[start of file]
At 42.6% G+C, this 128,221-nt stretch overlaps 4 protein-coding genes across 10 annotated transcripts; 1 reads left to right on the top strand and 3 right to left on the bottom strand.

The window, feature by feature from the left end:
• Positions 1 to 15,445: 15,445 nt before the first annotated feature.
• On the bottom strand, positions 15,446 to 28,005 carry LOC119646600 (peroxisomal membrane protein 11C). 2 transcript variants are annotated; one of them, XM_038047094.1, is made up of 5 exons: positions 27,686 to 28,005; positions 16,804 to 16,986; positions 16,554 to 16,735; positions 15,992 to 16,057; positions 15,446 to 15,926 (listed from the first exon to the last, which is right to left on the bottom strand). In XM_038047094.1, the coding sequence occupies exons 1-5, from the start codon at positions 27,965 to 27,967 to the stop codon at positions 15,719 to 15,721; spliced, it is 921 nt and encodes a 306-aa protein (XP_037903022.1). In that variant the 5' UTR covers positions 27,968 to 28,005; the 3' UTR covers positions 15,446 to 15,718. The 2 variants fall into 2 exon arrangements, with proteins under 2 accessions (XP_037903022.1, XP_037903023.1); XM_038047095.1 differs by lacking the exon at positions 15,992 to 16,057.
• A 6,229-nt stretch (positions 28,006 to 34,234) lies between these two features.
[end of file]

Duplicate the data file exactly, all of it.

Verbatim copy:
At 42.6% G+C, this 128,221-nt stretch overlaps 4 protein-coding genes across 10 annotated transcripts; 1 reads left to right on the top strand and 3 right to left on the bottom strand.

The window, feature by feature from the left end:
• Positions 1 to 15,445: 15,445 nt before the first annotated feature.
• On the bottom strand, positions 15,446 to 28,005 carry LOC119646600 (peroxisomal membrane protein 11C). 2 transcript variants are annotated; one of them, XM_038047094.1, is made up of 5 exons: positions 27,686 to 28,005; positions 16,804 to 16,986; positions 16,554 to 16,735; positions 15,992 to 16,057; positions 15,446 to 15,926 (listed from the first exon to the last, which is right to left on the bottom strand). In XM_038047094.1, the coding sequence occupies exons 1-5, from the start codon at positions 27,965 to 27,967 to the stop codon at positions 15,719 to 15,721; spliced, it is 921 nt and encodes a 306-aa protein (XP_037903022.1). In that variant the 5' UTR covers positions 27,968 to 28,005; the 3' UTR covers positions 15,446 to 15,718. The 2 variants fall into 2 exon arrangements, with proteins under 2 accessions (XP_037903022.1, XP_037903023.1); XM_038047095.1 differs by lacking the exon at positions 15,992 to 16,057.
• A 6,229-nt stretch (positions 28,006 to 34,234) lies between these two features.